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Fijian cane toad croaks it after arriving in Melbourne

Victorian authorities have euthanised a cane toad after it hitched a ride from Fiji to Melbourne.

A South Yarra man found the stowaway in his luggage and contacted Zoos Victoria, which put down the animal because of its poor health.

The cane toad could have carried exotic parasites and disease to native flora and fauna if not detected, Agriculture Victoria leading biosecurity officer Emily Hill said.

"Cane toads compete with native frogs and toads for food and suitable habitat and their poison glands are a risk to native mammals and pets if ingested," she said.

The toads are prolific in northern Australia after the Queensland government introduced the pest to control the cane beetle in 1935.

Between four and 10 toads make their way to Victoria each year via shipping containers, machinery and personal items such as bags and shoes.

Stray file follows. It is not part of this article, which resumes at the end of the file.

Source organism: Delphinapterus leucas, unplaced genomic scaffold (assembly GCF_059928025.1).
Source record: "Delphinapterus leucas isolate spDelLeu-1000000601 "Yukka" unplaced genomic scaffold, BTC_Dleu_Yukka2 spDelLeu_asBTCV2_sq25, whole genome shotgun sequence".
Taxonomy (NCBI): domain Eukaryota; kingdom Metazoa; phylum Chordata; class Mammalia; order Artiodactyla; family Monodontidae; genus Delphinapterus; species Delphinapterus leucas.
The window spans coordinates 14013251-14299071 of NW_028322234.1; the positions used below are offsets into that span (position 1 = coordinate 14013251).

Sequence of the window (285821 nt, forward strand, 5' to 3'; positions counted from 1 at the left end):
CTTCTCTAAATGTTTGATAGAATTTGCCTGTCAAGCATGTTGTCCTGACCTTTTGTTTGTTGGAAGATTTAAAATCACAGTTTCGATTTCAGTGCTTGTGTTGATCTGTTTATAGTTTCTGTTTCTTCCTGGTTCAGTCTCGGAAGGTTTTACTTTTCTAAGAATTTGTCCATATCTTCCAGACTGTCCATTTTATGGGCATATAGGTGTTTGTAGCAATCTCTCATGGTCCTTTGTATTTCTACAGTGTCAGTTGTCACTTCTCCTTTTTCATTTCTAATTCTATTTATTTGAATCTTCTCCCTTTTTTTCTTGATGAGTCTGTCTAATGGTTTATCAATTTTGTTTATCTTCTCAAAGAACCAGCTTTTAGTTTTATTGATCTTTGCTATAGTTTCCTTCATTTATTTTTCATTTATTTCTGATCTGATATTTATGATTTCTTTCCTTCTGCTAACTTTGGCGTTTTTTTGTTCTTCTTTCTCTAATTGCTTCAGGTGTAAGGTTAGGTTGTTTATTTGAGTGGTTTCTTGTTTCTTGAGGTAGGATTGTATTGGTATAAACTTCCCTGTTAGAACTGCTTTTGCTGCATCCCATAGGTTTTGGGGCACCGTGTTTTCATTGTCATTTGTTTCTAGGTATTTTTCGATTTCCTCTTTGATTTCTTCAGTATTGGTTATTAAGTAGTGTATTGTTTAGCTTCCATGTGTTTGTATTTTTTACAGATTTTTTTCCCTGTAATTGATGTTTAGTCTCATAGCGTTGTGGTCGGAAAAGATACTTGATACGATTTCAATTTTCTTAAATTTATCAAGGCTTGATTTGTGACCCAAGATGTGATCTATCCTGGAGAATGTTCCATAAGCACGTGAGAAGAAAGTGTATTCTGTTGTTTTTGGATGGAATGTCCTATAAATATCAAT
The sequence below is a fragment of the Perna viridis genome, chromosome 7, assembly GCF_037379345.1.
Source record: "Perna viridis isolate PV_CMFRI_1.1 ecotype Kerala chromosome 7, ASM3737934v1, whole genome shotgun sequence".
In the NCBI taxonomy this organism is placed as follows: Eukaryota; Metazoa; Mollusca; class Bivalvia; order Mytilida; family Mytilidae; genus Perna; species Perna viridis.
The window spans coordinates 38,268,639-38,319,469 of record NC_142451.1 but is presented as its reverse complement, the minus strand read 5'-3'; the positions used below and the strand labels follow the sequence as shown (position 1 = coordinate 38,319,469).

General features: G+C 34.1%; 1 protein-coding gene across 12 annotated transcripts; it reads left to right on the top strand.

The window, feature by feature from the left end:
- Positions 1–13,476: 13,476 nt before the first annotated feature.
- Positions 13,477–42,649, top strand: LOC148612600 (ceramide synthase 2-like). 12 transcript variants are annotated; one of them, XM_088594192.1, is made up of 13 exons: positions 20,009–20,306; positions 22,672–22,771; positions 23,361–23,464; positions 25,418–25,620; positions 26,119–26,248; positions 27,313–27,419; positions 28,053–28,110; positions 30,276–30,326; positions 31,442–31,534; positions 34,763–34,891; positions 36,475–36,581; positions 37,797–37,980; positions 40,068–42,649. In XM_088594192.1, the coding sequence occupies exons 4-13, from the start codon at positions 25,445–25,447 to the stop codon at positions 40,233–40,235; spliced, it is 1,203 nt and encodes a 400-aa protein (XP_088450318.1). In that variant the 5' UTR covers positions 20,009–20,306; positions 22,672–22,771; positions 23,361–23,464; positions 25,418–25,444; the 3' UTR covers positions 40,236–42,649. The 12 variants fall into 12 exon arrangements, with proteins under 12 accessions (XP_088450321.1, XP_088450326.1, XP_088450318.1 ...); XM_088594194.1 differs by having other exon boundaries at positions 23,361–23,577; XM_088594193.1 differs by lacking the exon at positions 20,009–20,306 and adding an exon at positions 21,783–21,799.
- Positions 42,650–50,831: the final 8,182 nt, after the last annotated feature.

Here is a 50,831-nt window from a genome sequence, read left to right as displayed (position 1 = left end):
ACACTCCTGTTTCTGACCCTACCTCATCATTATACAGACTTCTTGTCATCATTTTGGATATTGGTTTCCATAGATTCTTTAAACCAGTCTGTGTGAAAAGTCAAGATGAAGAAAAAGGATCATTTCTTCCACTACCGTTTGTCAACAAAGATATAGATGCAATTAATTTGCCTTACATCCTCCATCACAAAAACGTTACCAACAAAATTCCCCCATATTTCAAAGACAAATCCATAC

"This detection from Fiji is a timely reminder of the ongoing risk of exotic species entering Australia and Victoria from overseas," Ms Hill said.

"We all need to work together to ensure we keep Victoria safe from exotic pests like cane toads and the public have a massive role in helping us protect our unique biodiversity."

It was not uncommon for cane toads to slip through the nation's borders, a federal agriculture department spokeswoman said.

"Hitchhiking toads do occasionally come into Australia undetected in luggage," she said in a statement.

"The department is pleased to hear that the traveller was responsible and thought to get in touch with Victorian authorities."

Anyone who finds an exotic pest or animal must report them to Agriculture Victoria or the relevant state authority.